Sharabha: An Incarnation of Virabhadra

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Item Code: PM84
Specifications:
Water Color Painting on Patti PaperFolk Art From The Temple Town Puri (Orissa)Artist: Rabi Behera
12 inches X 18 inches
Handmade
Handmade
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100% Made in India
100% Made in India
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Fair trade
This painting, a traditional Orissa pata-chitra, illustrates the legend of Sharabha, the bird form of Virabhadra that Shiva created by infusing into it his own lustre for subduing Narsimha, the fourth of Vishnu’s ten incarnations. Under one interpretation of the text Sharabha appears to be Shiva’s own incarnate form, while under the other, that of Virabhadra. As commanded, Sharabha not only destroyed Narsimha’s vain ego but also his form and wore his skin on his body winning for him the epithet Narsimhakrittivasana.

The legend of Sharabha appears in the Shiva Maha Purana in Tratiya Shata Rudra Samhita, in Chapters 11 and 12. As the text has it, Sharabha looked like a huge bird covering the sky with his breadth, as also like a massive beast having attributes of a human being. In this representation Sharabha’s iconography and anatomy are almost identical to this textual image of the divinity. The folio represents a huge eight-legged bird conceived like a white lion with a majestic crown on his head and gold ornaments on the back, feet and around the neck, and endowed with great agility and all-pervading vastness. On his lion-like face, and even body, Sharabha has a feeling of complete detachment and quiescence. He is seen lifting with nails of his hind legs the blue-bodied Narsimha by his abdomen.

The blue-bodied Narsimha, the body-colour of Vishnu whom Narsimha incarnates, is represented in the folio as helpless and defeated praying for his release with folded hands and Sharabha is lifting him as a crane lifts an unanimated mass. Sharabha has pierced his nails into Narsimha’s belly like iron-hooks of a crane’s arm. Narsimha’s lion face is quite identical to Sharabha’s but while Sharabha’s reveals detachment and divine quiescence, Narsimha’s, fear and helplessness. The artist has painted on the upper left corner a four-armed image of Lord Vishnu. Corresponding to the Narsimha image Vishnu, with his forehands folded, is also in a submissive posture. Two devotee figures on bottom’s left stand astonished and hail Sharabha for subduing Narsimha who by his atrocities had begun tormenting even the common masses. The female figure upholding Narsimha’s body seems to be merely an artistic innovation.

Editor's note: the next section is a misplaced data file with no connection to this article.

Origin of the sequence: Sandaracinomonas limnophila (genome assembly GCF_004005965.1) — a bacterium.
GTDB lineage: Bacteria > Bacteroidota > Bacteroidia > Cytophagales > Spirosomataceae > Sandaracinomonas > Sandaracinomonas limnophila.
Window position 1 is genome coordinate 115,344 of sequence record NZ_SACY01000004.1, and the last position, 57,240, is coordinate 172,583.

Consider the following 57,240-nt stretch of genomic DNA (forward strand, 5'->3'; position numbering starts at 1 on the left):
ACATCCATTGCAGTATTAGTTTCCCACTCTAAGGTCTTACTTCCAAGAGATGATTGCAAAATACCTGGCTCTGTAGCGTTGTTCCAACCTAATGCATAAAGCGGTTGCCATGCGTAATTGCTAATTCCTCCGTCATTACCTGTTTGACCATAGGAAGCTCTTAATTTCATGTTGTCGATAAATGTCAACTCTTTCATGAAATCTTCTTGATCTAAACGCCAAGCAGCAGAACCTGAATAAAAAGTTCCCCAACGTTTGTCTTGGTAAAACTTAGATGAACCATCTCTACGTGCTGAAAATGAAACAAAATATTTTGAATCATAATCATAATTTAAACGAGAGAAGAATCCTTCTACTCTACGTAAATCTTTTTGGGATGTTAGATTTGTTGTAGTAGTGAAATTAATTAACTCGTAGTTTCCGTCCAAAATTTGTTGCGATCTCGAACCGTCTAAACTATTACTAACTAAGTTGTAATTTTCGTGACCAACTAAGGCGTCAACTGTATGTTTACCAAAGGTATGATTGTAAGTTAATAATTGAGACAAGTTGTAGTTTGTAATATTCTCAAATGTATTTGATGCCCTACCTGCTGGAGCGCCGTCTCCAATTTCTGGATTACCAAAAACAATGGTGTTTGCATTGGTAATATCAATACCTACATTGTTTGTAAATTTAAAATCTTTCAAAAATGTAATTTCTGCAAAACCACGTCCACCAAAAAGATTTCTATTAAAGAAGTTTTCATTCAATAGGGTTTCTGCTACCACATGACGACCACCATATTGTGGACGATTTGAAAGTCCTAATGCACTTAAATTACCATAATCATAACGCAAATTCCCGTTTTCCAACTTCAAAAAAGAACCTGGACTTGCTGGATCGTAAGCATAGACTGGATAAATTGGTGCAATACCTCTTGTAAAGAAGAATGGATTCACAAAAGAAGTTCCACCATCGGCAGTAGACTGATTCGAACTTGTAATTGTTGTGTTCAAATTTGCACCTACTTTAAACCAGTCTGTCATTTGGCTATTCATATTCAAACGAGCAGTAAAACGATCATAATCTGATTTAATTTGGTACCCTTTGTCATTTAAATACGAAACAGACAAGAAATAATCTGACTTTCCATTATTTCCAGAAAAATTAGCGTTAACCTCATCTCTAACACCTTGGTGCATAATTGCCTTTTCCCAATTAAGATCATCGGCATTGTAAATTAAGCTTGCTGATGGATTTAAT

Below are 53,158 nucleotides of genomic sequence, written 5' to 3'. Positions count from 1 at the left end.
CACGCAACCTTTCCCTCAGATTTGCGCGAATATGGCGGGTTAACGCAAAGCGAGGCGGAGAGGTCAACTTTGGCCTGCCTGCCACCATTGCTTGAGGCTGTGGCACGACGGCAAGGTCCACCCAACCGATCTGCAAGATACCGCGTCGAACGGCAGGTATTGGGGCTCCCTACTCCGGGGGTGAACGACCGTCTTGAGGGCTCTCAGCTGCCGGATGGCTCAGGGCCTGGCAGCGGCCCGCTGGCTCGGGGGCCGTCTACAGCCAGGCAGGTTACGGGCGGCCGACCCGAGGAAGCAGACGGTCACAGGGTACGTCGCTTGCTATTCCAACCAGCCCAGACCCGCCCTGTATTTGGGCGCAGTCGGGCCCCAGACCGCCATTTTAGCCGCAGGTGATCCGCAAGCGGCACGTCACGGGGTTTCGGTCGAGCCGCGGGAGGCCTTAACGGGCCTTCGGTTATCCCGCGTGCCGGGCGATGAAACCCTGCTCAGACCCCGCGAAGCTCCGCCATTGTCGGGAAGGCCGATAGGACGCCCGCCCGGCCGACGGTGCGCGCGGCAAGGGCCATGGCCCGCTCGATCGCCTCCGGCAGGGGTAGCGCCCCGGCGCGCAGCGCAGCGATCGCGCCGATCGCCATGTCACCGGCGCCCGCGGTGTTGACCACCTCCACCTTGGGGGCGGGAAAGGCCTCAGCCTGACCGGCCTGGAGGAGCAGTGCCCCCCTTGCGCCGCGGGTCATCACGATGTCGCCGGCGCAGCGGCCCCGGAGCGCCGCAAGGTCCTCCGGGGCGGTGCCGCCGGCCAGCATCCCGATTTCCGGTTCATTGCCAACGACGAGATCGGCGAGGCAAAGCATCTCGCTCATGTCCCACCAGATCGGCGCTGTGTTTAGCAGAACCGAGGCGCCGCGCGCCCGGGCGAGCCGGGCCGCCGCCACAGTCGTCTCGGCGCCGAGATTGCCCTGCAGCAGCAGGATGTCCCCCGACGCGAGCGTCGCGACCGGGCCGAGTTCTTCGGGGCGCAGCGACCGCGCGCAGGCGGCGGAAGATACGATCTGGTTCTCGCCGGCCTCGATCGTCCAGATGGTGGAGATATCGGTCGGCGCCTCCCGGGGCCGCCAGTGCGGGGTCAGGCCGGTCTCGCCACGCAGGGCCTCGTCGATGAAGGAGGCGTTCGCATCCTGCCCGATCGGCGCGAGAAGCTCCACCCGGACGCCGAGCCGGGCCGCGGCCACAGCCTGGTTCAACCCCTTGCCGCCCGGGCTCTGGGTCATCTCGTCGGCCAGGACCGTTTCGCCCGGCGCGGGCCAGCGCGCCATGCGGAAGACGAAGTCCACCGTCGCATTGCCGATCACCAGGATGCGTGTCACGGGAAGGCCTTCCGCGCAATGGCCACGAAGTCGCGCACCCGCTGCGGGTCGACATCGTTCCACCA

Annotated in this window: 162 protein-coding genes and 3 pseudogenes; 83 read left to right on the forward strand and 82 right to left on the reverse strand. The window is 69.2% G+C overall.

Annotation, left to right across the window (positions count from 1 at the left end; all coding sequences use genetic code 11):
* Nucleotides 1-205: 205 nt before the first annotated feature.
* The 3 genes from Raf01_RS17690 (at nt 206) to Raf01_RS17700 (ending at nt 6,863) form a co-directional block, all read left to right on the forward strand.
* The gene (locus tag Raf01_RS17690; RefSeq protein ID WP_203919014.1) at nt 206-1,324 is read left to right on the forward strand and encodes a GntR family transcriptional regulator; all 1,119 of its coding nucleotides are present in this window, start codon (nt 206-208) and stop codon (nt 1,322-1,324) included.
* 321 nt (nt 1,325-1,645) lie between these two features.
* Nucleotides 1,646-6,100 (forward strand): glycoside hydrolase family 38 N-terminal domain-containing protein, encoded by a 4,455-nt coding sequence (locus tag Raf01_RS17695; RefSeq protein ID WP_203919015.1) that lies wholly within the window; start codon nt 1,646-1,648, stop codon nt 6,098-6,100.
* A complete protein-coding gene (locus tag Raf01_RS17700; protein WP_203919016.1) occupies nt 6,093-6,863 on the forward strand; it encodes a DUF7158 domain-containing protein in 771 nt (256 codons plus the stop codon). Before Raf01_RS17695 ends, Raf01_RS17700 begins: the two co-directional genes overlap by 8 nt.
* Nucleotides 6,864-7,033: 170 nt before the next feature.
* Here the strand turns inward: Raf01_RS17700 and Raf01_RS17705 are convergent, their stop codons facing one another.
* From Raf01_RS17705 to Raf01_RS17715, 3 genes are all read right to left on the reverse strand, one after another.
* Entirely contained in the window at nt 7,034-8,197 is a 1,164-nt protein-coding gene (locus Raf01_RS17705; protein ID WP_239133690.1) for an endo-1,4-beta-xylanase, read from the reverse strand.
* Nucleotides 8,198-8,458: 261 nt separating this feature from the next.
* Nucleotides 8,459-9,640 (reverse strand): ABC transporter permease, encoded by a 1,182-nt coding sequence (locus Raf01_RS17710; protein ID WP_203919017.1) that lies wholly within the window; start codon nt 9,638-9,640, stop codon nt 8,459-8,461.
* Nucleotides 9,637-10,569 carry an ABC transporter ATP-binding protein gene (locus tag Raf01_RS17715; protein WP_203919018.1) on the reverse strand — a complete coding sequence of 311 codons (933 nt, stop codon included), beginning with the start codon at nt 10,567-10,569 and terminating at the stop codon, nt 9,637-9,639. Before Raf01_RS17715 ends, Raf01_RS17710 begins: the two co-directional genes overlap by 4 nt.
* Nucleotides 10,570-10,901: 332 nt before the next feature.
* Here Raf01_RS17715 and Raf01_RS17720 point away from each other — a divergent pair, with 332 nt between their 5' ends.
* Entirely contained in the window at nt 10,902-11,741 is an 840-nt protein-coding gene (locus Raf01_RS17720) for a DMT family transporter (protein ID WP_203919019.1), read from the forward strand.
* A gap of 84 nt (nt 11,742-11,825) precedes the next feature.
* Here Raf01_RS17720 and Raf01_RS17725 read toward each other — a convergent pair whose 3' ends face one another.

As is the legend in the Shiva Maha Purana, Narsimha, Vishnu’s half lion-half man incarnation, had a limited objective of killing Hiranyakashipu, the demon chief and the father of the known Vishnu’s devotee Prahlad. As scheduled, Narsimha killed Hiranyakashipu but the energy that burst in his body while killing Hiranyakashipu did not cool down and he inclined to kill many more. First he made other demons his target but his passion to kill only increased. He then targeted also the common masses and even gods who approached Shiva for redeeming them from the atrocities of Narsimha. Shiva summoned Virabhadra and instructed him to go to Narsimha and persuade him first with politeness and then with force not to torment innocent. Virabhadra tried to convince Narsimha by both methods but instead of, the arrogant Narsimha attacked Virabhadra. For a moment Virabhadra disappeared and in his place burst a dazzling lustre and out of it emerged a form, a blend of the forms of bird, animal and human being, with a massive size covering the entire space from the earth to the sky. The text named it Sharabha. In a moment it overpowered Narsimha who, subdued and defeated, prayed for mercy.

Image of Sharabha from the Gate of Meenakshi Temple, Madurai

This description by Prof. P.C. Jain and Dr. Daljeet. Prof. Jain specializes on the aesthetics of literature and is the author of numerous books on Indian art and culture. Dr. Daljeet is the curator of the Miniature Painting Gallery, National Museum, New Delhi. They have both collaborated together on a number of books.


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